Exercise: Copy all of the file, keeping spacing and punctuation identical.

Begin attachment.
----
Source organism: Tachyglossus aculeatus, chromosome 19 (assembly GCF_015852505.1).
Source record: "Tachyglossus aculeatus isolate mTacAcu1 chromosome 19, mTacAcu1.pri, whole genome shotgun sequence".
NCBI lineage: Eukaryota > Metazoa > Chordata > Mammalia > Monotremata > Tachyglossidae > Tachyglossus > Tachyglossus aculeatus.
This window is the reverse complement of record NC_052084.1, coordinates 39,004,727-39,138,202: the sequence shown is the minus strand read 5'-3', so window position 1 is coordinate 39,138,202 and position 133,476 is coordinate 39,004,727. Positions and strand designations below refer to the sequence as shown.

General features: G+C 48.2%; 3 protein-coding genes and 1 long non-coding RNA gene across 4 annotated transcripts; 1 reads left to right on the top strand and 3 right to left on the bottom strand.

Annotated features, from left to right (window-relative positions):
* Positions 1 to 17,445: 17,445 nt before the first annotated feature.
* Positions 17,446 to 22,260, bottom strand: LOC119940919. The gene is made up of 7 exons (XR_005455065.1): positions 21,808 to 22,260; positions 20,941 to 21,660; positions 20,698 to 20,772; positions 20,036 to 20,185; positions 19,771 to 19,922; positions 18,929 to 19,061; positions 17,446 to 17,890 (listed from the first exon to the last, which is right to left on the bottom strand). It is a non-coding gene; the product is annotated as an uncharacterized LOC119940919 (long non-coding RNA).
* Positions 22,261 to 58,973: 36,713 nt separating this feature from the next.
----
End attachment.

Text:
Source organism: Tachyglossus aculeatus, chromosome 19 (assembly GCF_015852505.1).
Source record: "Tachyglossus aculeatus isolate mTacAcu1 chromosome 19, mTacAcu1.pri, whole genome shotgun sequence".
NCBI lineage: Eukaryota > Metazoa > Chordata > Mammalia > Monotremata > Tachyglossidae > Tachyglossus > Tachyglossus aculeatus.
This window is the reverse complement of record NC_052084.1, coordinates 39,004,727-39,138,202: the sequence shown is the minus strand read 5'-3', so window position 1 is coordinate 39,138,202 and position 133,476 is coordinate 39,004,727. Positions and strand designations below refer to the sequence as shown.

General features: G+C 48.2%; 3 protein-coding genes and 1 long non-coding RNA gene across 4 annotated transcripts; 1 reads left to right on the top strand and 3 right to left on the bottom strand.

Annotated features, from left to right (window-relative positions):
* Positions 1 to 17,445: 17,445 nt before the first annotated feature.
* Positions 17,446 to 22,260, bottom strand: LOC119940919. The gene is made up of 7 exons (XR_005455065.1): positions 21,808 to 22,260; positions 20,941 to 21,660; positions 20,698 to 20,772; positions 20,036 to 20,185; positions 19,771 to 19,922; positions 18,929 to 19,061; positions 17,446 to 17,890 (listed from the first exon to the last, which is right to left on the bottom strand). It is a non-coding gene; the product is annotated as an uncharacterized LOC119940919 (long non-coding RNA).
* Positions 22,261 to 58,973: 36,713 nt separating this feature from the next.